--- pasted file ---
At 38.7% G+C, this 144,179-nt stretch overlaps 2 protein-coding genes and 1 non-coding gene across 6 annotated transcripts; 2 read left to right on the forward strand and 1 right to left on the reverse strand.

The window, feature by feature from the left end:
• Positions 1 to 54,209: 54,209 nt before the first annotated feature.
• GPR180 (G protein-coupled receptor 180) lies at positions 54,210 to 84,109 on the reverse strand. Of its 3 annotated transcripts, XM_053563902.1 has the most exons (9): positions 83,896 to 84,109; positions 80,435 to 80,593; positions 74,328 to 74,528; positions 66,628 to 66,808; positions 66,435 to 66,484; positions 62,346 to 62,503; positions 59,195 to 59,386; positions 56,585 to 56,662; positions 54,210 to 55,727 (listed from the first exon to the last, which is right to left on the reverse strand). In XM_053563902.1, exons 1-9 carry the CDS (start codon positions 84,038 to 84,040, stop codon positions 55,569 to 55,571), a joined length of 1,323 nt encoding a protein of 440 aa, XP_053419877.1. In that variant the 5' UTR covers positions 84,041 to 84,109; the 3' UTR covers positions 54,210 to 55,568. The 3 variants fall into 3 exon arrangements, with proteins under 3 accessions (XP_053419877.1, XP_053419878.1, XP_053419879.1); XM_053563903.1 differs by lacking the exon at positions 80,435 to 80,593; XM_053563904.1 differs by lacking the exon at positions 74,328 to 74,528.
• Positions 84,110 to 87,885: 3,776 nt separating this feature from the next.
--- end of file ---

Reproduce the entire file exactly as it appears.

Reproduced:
At 38.7% G+C, this 144,179-nt stretch overlaps 2 protein-coding genes and 1 non-coding gene across 6 annotated transcripts; 2 read left to right on the forward strand and 1 right to left on the reverse strand.

The window, feature by feature from the left end:
• Positions 1 to 54,209: 54,209 nt before the first annotated feature.
• GPR180 (G protein-coupled receptor 180) lies at positions 54,210 to 84,109 on the reverse strand. Of its 3 annotated transcripts, XM_053563902.1 has the most exons (9): positions 83,896 to 84,109; positions 80,435 to 80,593; positions 74,328 to 74,528; positions 66,628 to 66,808; positions 66,435 to 66,484; positions 62,346 to 62,503; positions 59,195 to 59,386; positions 56,585 to 56,662; positions 54,210 to 55,727 (listed from the first exon to the last, which is right to left on the reverse strand). In XM_053563902.1, exons 1-9 carry the CDS (start codon positions 84,038 to 84,040, stop codon positions 55,569 to 55,571), a joined length of 1,323 nt encoding a protein of 440 aa, XP_053419877.1. In that variant the 5' UTR covers positions 84,041 to 84,109; the 3' UTR covers positions 54,210 to 55,568. The 3 variants fall into 3 exon arrangements, with proteins under 3 accessions (XP_053419877.1, XP_053419878.1, XP_053419879.1); XM_053563903.1 differs by lacking the exon at positions 80,435 to 80,593; XM_053563904.1 differs by lacking the exon at positions 74,328 to 74,528.
• Positions 84,110 to 87,885: 3,776 nt separating this feature from the next.